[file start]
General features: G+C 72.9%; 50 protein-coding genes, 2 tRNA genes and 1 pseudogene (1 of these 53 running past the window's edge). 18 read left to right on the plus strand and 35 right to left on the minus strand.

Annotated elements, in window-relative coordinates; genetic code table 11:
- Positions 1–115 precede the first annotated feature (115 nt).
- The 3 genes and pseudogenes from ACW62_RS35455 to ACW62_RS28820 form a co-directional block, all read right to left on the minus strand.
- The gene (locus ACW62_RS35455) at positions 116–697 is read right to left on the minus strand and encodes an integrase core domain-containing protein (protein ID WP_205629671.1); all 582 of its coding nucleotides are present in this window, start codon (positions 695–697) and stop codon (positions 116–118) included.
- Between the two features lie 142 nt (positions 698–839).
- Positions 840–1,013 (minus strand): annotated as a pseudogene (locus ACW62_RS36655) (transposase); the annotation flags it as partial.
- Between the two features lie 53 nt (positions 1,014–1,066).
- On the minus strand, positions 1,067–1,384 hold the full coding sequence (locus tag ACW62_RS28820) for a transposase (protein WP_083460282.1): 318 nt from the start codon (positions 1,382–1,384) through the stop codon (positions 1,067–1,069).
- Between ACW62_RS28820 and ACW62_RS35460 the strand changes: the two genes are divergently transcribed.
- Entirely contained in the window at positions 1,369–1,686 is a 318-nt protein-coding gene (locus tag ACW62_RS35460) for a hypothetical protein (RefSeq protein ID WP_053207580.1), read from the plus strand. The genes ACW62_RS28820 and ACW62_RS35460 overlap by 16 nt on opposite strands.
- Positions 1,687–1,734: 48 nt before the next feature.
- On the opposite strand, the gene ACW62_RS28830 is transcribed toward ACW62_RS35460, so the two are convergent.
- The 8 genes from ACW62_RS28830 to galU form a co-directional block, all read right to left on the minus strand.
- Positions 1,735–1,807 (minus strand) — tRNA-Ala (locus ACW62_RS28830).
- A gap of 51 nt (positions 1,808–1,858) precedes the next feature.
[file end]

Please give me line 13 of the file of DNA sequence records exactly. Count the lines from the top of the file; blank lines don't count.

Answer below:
- On the opposite strand, the gene ACW62_RS28830 is transcribed toward ACW62_RS35460, so the two are convergent.